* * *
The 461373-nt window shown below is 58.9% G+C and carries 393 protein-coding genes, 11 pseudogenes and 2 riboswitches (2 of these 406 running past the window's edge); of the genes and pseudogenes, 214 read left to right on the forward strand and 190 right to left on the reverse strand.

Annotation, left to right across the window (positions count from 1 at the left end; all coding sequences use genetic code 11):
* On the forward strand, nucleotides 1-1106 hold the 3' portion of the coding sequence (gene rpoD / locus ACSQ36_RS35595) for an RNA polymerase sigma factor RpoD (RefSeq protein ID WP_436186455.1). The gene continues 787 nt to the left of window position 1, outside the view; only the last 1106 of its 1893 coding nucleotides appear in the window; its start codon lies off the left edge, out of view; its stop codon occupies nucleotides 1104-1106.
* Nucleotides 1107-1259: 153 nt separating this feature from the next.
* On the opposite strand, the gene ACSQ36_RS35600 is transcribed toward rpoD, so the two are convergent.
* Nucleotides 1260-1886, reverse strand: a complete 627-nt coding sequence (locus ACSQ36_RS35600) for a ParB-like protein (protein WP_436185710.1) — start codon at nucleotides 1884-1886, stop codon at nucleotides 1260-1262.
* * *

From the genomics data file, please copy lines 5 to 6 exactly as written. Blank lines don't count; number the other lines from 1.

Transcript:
* On the opposite strand, the gene ACSQ36_RS35600 is transcribed toward rpoD, so the two are convergent.
* Nucleotides 1260-1886, reverse strand: a complete 627-nt coding sequence (locus ACSQ36_RS35600) for a ParB-like protein (protein WP_436185710.1) — start codon at nucleotides 1884-1886, stop codon at nucleotides 1260-1262.